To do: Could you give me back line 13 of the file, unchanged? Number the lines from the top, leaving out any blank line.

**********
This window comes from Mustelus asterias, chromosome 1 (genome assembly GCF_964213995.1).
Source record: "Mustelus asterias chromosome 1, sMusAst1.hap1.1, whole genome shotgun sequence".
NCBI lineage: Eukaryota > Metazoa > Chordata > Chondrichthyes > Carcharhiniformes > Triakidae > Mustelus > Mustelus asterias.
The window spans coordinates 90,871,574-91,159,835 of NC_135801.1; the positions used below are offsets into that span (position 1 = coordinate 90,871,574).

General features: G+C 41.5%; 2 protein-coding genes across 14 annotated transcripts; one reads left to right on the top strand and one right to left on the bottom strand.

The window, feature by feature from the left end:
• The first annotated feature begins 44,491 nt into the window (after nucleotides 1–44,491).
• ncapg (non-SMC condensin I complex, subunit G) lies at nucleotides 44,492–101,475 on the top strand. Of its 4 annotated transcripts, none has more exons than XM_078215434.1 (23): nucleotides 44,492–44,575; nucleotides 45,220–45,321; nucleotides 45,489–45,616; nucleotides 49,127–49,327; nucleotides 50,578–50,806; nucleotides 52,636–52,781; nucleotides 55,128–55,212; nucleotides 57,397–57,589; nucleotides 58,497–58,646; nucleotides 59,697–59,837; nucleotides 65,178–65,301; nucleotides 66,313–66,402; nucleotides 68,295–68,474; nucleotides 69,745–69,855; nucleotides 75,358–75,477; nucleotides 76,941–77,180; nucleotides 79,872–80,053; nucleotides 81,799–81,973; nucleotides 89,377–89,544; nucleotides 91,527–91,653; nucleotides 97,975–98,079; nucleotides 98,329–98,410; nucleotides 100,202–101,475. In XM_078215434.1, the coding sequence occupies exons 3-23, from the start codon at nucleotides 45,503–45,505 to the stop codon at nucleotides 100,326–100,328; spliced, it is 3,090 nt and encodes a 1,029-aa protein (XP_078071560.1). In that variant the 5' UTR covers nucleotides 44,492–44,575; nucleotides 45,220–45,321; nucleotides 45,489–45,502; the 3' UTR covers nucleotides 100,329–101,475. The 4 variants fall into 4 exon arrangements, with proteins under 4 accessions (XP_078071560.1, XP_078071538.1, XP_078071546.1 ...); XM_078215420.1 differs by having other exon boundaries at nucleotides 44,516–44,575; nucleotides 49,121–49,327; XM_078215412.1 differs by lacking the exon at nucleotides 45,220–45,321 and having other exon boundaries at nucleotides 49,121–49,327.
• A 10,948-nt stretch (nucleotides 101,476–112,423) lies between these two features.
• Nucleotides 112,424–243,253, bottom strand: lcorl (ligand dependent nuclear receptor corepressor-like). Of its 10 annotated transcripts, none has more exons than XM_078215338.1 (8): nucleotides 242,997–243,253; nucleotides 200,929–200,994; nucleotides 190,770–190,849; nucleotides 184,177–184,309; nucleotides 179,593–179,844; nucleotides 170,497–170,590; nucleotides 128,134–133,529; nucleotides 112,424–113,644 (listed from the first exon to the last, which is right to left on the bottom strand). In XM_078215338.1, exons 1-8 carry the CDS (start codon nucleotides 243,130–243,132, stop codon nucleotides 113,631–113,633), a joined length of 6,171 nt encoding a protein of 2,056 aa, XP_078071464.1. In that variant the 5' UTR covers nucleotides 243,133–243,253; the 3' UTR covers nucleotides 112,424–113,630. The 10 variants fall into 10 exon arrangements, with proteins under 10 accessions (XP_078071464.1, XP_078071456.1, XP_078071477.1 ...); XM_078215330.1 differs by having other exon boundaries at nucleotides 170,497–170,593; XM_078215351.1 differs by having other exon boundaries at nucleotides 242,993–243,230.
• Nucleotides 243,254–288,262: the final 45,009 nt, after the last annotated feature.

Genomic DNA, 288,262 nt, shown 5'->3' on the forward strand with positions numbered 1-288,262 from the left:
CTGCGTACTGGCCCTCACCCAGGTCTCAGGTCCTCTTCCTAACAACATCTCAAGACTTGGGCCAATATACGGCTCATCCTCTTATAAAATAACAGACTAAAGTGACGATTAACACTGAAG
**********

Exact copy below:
CTGCGTACTGGCCCTCACCCAGGTCTCAGGTCCTCTTCCTAACAACATCTCAAGACTTGGGCCAATATACGGCTCATCCTCTTATAAAATAACAGACTAAAGTGACGATTAACACTGAAG